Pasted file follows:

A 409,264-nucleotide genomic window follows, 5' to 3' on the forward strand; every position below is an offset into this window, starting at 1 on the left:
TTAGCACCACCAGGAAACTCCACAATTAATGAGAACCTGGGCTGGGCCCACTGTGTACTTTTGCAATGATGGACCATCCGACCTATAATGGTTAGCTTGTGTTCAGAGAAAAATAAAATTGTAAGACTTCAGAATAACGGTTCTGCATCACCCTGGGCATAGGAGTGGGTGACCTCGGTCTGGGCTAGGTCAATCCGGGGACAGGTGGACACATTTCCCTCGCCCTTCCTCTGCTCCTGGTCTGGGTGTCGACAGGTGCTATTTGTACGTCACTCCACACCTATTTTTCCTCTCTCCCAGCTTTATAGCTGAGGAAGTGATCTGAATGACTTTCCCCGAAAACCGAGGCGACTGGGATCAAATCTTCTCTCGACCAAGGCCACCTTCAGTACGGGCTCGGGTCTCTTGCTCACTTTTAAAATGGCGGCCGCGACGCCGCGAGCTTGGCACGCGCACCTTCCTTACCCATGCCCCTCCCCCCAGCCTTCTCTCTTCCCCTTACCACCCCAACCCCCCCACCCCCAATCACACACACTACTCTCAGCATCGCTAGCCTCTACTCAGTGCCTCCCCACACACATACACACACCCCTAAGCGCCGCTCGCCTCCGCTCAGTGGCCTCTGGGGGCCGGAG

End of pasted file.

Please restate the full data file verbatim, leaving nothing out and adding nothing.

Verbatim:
A 409,264-nucleotide genomic window follows, 5' to 3' on the forward strand; every position below is an offset into this window, starting at 1 on the left:
TTAGCACCACCAGGAAACTCCACAATTAATGAGAACCTGGGCTGGGCCCACTGTGTACTTTTGCAATGATGGACCATCCGACCTATAATGGTTAGCTTGTGTTCAGAGAAAAATAAAATTGTAAGACTTCAGAATAACGGTTCTGCATCACCCTGGGCATAGGAGTGGGTGACCTCGGTCTGGGCTAGGTCAATCCGGGGACAGGTGGACACATTTCCCTCGCCCTTCCTCTGCTCCTGGTCTGGGTGTCGACAGGTGCTATTTGTACGTCACTCCACACCTATTTTTCCTCTCTCCCAGCTTTATAGCTGAGGAAGTGATCTGAATGACTTTCCCCGAAAACCGAGGCGACTGGGATCAAATCTTCTCTCGACCAAGGCCACCTTCAGTACGGGCTCGGGTCTCTTGCTCACTTTTAAAATGGCGGCCGCGACGCCGCGAGCTTGGCACGCGCACCTTCCTTACCCATGCCCCTCCCCCCAGCCTTCTCTCTTCCCCTTACCACCCCAACCCCCCCACCCCCAATCACACACACTACTCTCAGCATCGCTAGCCTCTACTCAGTGCCTCCCCACACACATACACACACCCCTAAGCGCCGCTCGCCTCCGCTCAGTGGCCTCTGGGGGCCGGAG